News Desk: More than 200 scientists from 32 nations have written to the WHO, saying there is evidence that the coronavirus is airborne and even smaller particles can infect people, a significant departure from the UN health agency’s claims so far that COVID-19 is spread primarily through coughs and sneezes.
A report in The New York Times says that clusters of infections are rising globally as people go back to bars, restaurants, offices, markets and casinos, a trend that increasingly confirms that the virus lingers in the air indoors, infecting those nearby.
“…in an open letter to the WHO, 239 scientists in 32 countries have outlined the evidence showing that smaller particles can infect people, and are calling for the agency to revise its recommendations,” the report said, adding that the researchers plan to publish their letter in a scientific journal next week.
The World Health Organization (WHO) has long held that the coronavirus is spread primarily by large respiratory droplets when an infected person coughs or sneezes.
In its latest update dated June 29 on the coronavirus, the WHO said airborne transmission of the virus was possible only after medical procedures that produce aerosols, or droplets smaller than 5 microns.
The guidance that the health agency has given to deal with the virus, such as wearing masks, maintaining social distance and frequent handwashing, since the pandemic first broke is based on its claim that the virus spreads through large droplets when an infected person coughs and sneezes.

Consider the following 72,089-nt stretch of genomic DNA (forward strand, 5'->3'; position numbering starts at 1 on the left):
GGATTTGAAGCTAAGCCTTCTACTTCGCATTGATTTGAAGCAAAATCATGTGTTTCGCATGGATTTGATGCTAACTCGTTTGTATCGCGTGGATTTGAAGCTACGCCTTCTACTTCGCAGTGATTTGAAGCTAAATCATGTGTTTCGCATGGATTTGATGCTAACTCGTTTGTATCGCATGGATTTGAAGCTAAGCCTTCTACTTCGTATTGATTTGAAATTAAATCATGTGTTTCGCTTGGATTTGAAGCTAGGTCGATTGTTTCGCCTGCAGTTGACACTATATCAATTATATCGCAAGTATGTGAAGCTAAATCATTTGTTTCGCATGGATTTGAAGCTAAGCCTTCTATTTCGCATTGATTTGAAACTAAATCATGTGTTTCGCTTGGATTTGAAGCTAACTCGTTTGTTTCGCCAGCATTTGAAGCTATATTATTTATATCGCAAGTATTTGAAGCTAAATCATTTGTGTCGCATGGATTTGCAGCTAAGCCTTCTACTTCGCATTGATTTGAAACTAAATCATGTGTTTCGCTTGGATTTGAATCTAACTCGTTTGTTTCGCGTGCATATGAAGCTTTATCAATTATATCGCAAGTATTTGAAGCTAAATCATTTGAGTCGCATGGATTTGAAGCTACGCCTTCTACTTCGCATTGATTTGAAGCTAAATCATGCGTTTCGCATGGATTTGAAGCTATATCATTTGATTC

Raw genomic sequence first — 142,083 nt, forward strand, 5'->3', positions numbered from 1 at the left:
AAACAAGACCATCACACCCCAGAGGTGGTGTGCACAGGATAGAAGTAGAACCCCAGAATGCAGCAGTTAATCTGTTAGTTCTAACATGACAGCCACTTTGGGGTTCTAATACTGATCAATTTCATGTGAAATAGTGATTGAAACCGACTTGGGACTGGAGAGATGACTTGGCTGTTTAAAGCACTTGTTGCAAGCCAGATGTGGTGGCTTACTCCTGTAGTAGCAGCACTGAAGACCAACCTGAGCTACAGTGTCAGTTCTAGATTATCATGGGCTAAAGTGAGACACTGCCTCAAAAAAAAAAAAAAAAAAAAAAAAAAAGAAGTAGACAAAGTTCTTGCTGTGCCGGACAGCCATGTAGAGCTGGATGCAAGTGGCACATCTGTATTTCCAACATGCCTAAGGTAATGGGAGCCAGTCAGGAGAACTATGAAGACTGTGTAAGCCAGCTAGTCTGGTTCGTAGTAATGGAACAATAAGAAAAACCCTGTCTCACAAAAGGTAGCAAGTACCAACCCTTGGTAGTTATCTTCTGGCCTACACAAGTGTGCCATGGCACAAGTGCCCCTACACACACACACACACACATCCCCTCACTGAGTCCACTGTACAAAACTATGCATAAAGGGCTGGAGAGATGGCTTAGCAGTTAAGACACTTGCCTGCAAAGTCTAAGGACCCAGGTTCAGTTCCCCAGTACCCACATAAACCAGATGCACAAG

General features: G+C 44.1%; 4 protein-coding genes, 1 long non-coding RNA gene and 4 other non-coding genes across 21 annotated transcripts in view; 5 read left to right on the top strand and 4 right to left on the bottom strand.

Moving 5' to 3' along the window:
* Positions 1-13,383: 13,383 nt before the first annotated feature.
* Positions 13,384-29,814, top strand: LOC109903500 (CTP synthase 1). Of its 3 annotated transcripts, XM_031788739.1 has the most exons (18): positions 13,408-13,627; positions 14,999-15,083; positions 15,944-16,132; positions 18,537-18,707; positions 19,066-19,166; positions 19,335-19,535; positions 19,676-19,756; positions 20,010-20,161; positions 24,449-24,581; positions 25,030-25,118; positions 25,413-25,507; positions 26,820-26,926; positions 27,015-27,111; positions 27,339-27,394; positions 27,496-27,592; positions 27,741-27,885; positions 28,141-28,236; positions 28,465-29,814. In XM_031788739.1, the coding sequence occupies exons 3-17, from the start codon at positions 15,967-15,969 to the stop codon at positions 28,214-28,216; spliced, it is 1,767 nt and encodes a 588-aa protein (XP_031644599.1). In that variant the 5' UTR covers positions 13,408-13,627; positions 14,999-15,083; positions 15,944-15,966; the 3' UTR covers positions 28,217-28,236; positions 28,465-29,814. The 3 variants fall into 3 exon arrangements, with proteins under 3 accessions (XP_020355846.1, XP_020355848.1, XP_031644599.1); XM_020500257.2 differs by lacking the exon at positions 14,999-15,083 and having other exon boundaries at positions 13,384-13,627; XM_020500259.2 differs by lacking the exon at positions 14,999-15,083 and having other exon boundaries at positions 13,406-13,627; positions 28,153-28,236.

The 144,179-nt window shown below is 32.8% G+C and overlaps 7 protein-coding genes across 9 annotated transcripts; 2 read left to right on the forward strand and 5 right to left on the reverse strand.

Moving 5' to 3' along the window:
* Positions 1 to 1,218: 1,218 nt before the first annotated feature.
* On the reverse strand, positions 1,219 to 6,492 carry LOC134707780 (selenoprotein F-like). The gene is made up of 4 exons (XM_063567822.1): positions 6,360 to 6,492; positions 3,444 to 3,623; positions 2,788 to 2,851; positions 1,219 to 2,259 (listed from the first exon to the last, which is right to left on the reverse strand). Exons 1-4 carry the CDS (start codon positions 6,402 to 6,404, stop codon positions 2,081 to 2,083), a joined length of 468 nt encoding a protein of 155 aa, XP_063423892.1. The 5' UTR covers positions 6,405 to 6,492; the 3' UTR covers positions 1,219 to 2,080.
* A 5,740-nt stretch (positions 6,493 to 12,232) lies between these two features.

“If airborne transmission is a significant factor in the pandemic, especially in crowded spaces with poor ventilation, the consequences for containment will be significant. Masks may be needed indoors, even in socially-distant settings. Health care workers may need N95 masks that filter out even the smallest respiratory droplets as they care for coronavirus patients,” the NYT report said.
It said that ventilation systems in schools, nursing homes, residences and businesses may need to minimise recirculating air and add powerful new filters.
“Ultraviolet lights may be needed to kill viral particles floating in tiny droplets indoors,” it said.
WHO’s technical lead on infection control Dr Benedetta Allegranzi, however, said in the report that the evidence for the virus spreading by air was unconvincing.
“Especially in the last couple of months, we have been stating several times that we consider airborne transmission as possible but certainly not supported by solid or even clear evidence. There is a strong debate on this,” she said.